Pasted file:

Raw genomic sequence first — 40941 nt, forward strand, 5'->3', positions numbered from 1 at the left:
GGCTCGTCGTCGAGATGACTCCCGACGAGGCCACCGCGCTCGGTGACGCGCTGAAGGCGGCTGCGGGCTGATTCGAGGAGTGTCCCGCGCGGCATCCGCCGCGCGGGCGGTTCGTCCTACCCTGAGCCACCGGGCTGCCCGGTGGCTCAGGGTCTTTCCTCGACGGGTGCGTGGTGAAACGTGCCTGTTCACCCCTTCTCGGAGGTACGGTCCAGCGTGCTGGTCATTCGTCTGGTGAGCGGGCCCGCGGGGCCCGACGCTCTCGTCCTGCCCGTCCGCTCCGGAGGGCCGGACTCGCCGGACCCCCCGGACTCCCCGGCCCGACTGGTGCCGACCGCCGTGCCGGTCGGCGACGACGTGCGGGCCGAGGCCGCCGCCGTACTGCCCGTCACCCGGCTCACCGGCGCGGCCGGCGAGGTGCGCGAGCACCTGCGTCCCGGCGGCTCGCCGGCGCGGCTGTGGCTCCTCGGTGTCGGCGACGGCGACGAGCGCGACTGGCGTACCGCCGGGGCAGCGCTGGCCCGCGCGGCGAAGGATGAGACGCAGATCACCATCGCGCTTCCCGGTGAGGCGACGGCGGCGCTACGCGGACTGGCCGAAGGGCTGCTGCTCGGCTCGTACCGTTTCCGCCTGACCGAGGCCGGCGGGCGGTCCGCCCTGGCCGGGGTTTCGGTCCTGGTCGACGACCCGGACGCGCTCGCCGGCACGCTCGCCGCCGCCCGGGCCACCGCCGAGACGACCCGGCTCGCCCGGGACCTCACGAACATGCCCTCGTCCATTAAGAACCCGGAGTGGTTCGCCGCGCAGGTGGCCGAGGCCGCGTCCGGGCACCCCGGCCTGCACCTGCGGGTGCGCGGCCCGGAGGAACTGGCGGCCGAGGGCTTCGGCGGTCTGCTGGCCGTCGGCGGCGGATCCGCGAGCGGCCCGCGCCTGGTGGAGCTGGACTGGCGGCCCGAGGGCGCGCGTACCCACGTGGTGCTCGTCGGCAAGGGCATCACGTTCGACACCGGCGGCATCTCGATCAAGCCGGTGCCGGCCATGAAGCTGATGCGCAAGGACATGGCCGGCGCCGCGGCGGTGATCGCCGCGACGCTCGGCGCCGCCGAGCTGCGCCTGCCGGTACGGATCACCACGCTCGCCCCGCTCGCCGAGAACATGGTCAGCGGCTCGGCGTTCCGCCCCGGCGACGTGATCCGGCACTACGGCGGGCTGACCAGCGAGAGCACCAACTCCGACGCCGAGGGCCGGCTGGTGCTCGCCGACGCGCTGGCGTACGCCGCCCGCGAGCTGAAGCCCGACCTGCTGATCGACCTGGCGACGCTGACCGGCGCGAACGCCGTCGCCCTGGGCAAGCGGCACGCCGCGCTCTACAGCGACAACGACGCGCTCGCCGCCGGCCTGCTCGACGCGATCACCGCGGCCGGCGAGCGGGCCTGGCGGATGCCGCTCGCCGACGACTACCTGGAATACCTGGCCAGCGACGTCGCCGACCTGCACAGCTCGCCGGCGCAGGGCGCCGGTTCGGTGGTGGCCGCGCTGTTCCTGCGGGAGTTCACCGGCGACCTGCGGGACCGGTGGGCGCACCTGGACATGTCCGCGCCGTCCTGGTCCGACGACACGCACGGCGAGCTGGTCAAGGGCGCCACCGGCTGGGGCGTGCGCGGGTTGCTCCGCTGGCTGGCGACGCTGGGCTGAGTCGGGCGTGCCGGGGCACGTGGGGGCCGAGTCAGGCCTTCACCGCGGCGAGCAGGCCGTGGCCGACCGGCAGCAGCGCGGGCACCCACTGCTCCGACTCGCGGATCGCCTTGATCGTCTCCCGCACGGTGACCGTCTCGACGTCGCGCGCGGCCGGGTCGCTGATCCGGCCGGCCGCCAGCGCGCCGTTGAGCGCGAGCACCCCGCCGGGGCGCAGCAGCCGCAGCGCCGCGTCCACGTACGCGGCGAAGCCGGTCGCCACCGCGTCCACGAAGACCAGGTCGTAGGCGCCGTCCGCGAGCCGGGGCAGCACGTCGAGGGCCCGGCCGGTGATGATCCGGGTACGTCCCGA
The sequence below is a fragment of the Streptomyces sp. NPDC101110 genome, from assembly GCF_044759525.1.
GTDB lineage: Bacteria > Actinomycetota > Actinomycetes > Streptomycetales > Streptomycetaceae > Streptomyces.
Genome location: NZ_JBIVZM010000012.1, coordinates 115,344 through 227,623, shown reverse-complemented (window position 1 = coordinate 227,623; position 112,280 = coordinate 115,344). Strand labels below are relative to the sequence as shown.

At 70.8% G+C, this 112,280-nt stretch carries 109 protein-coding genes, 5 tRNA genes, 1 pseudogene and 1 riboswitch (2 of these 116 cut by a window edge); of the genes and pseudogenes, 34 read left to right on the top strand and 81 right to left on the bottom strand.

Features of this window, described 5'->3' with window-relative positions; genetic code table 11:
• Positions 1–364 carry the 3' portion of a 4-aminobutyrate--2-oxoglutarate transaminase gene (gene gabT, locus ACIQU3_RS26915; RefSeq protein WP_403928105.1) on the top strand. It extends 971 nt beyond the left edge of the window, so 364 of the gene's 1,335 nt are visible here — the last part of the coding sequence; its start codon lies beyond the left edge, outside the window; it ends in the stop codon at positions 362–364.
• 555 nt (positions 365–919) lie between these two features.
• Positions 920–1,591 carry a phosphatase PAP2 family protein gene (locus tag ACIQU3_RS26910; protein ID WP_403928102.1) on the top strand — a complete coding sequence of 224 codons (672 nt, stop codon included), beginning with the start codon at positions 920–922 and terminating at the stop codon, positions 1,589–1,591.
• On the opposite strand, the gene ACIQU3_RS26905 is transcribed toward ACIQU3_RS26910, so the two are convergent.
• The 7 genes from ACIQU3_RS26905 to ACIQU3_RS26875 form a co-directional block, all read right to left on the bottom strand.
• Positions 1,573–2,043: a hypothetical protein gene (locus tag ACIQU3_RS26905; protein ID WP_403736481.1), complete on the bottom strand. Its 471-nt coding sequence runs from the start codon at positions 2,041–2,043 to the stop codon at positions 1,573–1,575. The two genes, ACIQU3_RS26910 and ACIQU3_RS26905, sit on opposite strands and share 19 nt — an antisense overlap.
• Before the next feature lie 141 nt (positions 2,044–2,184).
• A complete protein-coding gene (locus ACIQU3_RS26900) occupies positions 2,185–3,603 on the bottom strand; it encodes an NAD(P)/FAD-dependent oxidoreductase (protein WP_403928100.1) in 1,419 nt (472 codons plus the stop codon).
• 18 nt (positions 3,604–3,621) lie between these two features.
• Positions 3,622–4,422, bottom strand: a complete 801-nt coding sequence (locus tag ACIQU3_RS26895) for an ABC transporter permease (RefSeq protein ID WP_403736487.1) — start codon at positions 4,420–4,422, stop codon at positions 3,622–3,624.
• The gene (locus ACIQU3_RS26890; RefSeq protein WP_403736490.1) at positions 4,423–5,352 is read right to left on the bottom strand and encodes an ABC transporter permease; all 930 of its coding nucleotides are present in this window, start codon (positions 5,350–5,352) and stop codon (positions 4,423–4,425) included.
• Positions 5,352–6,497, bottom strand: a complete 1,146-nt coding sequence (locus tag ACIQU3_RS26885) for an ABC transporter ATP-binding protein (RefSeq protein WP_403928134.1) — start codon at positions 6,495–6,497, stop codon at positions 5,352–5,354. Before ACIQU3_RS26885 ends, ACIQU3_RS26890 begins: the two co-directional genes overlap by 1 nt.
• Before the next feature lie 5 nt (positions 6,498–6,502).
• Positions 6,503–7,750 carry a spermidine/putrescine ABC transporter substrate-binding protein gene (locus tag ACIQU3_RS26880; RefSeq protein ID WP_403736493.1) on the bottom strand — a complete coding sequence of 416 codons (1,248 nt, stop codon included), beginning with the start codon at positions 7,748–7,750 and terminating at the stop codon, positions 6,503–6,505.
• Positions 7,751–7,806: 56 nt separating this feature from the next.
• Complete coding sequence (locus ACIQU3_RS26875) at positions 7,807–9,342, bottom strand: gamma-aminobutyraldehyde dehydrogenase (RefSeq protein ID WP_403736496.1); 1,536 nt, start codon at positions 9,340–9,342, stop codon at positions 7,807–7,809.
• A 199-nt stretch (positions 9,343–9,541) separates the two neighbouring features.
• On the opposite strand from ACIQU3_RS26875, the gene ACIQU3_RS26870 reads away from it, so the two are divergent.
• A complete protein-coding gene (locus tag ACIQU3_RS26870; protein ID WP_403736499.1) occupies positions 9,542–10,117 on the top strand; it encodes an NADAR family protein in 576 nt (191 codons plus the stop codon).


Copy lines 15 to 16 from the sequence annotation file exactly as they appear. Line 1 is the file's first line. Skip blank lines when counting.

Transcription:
• A complete protein-coding gene (locus ACIQU3_RS26900) occupies positions 2,185–3,603 on the bottom strand; it encodes an NAD(P)/FAD-dependent oxidoreductase (protein WP_403928100.1) in 1,419 nt (472 codons plus the stop codon).
• 18 nt (positions 3,604–3,621) lie between these two features.